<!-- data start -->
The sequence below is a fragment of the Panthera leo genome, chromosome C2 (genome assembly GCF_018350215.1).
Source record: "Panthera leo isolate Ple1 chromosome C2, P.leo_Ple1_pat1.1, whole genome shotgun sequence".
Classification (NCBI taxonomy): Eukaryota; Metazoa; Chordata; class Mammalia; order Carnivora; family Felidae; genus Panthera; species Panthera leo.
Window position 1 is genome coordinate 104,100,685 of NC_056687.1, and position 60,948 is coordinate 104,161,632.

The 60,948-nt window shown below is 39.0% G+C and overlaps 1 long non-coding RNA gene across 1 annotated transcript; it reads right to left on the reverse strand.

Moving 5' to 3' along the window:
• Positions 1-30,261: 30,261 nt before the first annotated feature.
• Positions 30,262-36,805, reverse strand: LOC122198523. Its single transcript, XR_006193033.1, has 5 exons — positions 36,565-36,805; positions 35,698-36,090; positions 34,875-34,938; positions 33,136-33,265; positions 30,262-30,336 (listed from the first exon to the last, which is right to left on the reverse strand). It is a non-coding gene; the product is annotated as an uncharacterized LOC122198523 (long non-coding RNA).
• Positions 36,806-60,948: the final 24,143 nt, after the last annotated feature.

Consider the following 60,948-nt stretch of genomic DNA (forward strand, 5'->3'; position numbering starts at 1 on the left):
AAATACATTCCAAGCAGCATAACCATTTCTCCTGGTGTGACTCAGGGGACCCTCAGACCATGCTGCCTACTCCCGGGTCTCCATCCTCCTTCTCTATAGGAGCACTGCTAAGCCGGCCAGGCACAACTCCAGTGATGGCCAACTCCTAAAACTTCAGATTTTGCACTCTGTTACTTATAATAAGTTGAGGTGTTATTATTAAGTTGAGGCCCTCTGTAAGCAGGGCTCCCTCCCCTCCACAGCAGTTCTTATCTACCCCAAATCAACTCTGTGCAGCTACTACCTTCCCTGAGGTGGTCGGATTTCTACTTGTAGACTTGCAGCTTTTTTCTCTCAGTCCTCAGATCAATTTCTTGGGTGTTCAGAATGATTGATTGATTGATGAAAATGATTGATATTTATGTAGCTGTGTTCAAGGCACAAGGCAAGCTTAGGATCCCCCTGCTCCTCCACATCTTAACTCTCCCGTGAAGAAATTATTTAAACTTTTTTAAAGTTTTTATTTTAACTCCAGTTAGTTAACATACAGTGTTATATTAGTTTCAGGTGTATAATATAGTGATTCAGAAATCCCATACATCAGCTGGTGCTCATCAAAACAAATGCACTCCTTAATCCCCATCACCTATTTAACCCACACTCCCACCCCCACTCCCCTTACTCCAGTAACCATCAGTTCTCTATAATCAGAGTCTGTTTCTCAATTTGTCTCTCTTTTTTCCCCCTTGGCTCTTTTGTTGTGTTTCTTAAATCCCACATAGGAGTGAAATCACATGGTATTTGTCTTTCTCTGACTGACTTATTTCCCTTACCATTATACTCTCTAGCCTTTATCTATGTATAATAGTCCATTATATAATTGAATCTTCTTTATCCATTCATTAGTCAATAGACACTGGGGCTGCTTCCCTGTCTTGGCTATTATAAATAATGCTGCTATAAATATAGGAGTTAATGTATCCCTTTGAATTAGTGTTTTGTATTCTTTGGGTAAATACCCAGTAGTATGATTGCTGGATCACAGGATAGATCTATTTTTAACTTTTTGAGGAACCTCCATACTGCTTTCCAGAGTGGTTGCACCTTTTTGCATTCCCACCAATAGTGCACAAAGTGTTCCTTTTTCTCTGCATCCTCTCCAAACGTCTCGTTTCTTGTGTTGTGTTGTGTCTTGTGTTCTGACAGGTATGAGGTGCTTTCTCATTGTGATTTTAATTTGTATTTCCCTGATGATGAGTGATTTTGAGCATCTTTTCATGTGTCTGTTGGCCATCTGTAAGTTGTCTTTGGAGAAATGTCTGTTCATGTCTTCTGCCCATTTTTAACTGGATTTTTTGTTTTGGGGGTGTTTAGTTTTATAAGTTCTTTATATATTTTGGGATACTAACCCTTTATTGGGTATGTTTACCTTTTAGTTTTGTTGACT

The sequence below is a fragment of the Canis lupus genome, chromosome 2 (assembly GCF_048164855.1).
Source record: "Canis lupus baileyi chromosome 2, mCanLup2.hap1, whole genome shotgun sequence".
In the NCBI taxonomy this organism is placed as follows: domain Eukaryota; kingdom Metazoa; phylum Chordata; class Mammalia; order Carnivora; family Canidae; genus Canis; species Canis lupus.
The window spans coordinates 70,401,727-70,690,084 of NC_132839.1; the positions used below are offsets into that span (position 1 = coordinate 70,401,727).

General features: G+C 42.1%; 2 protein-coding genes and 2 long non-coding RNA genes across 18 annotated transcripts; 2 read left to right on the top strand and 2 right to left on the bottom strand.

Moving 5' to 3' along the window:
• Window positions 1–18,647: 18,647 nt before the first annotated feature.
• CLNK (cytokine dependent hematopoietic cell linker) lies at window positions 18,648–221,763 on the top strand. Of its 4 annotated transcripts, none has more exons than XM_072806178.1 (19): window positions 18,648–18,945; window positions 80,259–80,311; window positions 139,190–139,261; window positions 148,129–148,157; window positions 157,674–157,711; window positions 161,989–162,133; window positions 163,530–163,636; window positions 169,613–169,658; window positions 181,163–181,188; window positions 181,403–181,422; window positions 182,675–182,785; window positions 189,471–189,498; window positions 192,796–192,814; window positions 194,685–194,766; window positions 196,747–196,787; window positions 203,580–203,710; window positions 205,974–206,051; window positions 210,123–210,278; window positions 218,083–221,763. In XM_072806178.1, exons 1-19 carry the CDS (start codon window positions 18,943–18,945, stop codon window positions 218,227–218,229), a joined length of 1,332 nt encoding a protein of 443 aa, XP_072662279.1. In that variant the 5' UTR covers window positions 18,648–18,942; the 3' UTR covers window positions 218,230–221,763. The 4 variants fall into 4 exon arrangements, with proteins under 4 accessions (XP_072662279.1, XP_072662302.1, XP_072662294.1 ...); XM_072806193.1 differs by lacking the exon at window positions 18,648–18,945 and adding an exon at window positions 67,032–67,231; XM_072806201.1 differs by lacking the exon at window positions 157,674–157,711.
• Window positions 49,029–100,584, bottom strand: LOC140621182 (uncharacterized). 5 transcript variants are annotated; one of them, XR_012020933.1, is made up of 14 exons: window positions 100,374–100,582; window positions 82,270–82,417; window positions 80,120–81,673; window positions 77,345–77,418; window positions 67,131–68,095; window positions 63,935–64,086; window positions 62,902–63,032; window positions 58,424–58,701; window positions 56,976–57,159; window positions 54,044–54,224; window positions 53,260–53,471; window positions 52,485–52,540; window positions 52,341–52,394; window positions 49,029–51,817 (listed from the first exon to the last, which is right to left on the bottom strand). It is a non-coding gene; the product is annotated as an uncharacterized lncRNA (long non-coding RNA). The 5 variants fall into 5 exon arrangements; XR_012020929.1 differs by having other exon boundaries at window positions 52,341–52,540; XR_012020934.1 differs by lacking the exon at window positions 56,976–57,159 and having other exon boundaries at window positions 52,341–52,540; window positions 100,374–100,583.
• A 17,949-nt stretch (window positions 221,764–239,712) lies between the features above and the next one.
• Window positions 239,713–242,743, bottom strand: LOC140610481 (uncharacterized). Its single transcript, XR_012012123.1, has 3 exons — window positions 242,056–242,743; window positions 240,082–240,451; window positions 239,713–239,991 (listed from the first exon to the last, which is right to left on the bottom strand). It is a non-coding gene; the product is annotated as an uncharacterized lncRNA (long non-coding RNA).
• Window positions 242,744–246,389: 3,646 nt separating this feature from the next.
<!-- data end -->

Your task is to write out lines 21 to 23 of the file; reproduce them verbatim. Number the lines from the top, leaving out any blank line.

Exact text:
• A 17,949-nt stretch (window positions 221,764–239,712) lies between the features above and the next one.
• Window positions 239,713–242,743, bottom strand: LOC140610481 (uncharacterized). Its single transcript, XR_012012123.1, has 3 exons — window positions 242,056–242,743; window positions 240,082–240,451; window positions 239,713–239,991 (listed from the first exon to the last, which is right to left on the bottom strand). It is a non-coding gene; the product is annotated as an uncharacterized lncRNA (long non-coding RNA).
• Window positions 242,744–246,389: 3,646 nt separating this feature from the next.